• Thanks Smiles1. My PT and I decided to give it a solid 2-3 weeks and go from there. My next appointment is scheduled for around 5 weeks with the neuro. My dilema with surgery is that I do science stage shows for kids and don't know what to expect for recovery. My shows are an hour long with me on my feet, moving around quite a bit. If I am not doing heavy lifting how soon could I be back to doing that? I only have 1-2 scheduled per week, but have them scheduled throughout the year. I can't reschedule them and don't have more than maybe 1-2 weeks here and there without a show scheduled. I wonder how soon they would let me go back to doing that. I tend to tolerate pain pretty well, I was on stage doing a show the day after I was released from the hospital after having my gallbladder removed because the person who was going to do it had a migraine and couldn't do it. I just had my husband grab everything, set it up and I did the show, no problem. I went home and crashed after it was done, but I worked through the discomfort. Again, not going crazy, but if can do 1-2 shows a week or two after surgery that would be awesome. If I have to go 4+ weeks I am screwed.
  • It is pretty unlikely that you will be doing any shows for at least a few weeks......depending on the type of surgery involved, the extensiveness of it, will determine how long you are unable to do those things.
    Going through spine surgery is NOT like any other surgery out there, and the restrictions and limitations are there for a reason. You can UNDO all of the benefit of the surgery by doing more or pushing through the recovery of surgery and the restrictions . They are there to allow your body time and space to heal, and you endanger your outcome by doing more than you are supposed to, by trying.

    I would strongly encourage you to talk to your surgeon about the surgery, the recovery phases, the limitations and expectations before going ahead with surgery......
    Fusion surgery is a long, protracted recovery, and it can take several months before your body is ready to resume some of your activity post op......the fusion itself can take up to a year before a solid fusion is developed, so you need to prepare yourself for this surgery.

  • Smiles1SSmiles1 Posts: 22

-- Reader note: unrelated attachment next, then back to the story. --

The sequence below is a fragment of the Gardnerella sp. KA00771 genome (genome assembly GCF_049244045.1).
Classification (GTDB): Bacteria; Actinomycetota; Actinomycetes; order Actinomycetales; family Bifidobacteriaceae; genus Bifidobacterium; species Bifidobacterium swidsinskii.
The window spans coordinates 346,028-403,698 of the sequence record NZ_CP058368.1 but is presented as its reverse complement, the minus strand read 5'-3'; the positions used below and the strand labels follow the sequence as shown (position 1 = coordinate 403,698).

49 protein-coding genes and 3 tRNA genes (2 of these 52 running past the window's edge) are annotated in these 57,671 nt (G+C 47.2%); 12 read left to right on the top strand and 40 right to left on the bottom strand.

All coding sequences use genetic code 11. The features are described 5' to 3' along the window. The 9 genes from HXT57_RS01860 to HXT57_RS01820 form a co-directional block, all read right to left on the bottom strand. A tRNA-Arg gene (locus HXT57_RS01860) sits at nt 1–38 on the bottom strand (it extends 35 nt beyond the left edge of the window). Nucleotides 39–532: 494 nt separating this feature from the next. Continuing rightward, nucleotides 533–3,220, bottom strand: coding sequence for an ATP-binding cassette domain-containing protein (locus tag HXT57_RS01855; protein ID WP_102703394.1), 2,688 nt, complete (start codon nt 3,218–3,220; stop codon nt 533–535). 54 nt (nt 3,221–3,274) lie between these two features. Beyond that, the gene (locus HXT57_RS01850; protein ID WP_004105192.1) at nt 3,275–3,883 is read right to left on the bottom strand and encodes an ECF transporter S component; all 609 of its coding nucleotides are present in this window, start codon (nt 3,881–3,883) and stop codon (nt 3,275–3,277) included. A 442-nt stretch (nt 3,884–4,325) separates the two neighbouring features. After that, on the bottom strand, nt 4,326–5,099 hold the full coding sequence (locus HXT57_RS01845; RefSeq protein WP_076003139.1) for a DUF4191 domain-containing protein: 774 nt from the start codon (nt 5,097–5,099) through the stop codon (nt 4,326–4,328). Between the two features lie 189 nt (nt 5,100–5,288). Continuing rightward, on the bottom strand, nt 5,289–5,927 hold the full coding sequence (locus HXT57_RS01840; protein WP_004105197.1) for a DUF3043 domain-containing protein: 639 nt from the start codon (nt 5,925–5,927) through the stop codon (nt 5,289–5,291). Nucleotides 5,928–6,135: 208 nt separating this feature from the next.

edited 10/04/2014 - 6:02 PM
    Like Sandi said it will take a lot out of you. I was exercising 5 to 6 days a week, was fit, healthy and I was drained of energy for weeks after surgery. I only had one level done and I will most likely get release back to work just under the 3 month mark. Also you can not lift anything over 5lb for at least six weeks if not more. Depending on which surgery they do you may have larger incision areas or muscle that they cut through that will take longer to heal. Having a strong pain tolerance is good but be aware you will have pain that maybe tough at times. This surgery is no cake walk and you will need the time off to recover.
  • Thanks for all of your insight, I do appreciate it. My PT swears I can avoid surgery by being diligent about the exercises and strengthening my core, but in the one week of doing it I am feeling far worse. I woke up today in pain and standing is horrible...I usually only feel that by the end of a long day on my feet, so I'm not sure what is going on. I have lots of pressure in my lower/mid back and I can actually feel the disc moving around when I turn here and there. I don't know if this is a matter of things getting worse before they get better and I need to give it more time or what. I don't want to be an alarmist and jump right into surgery because I didn't give PT the chance it needed. Then again if in the long run I really am just going to need to have this done I want to know that too.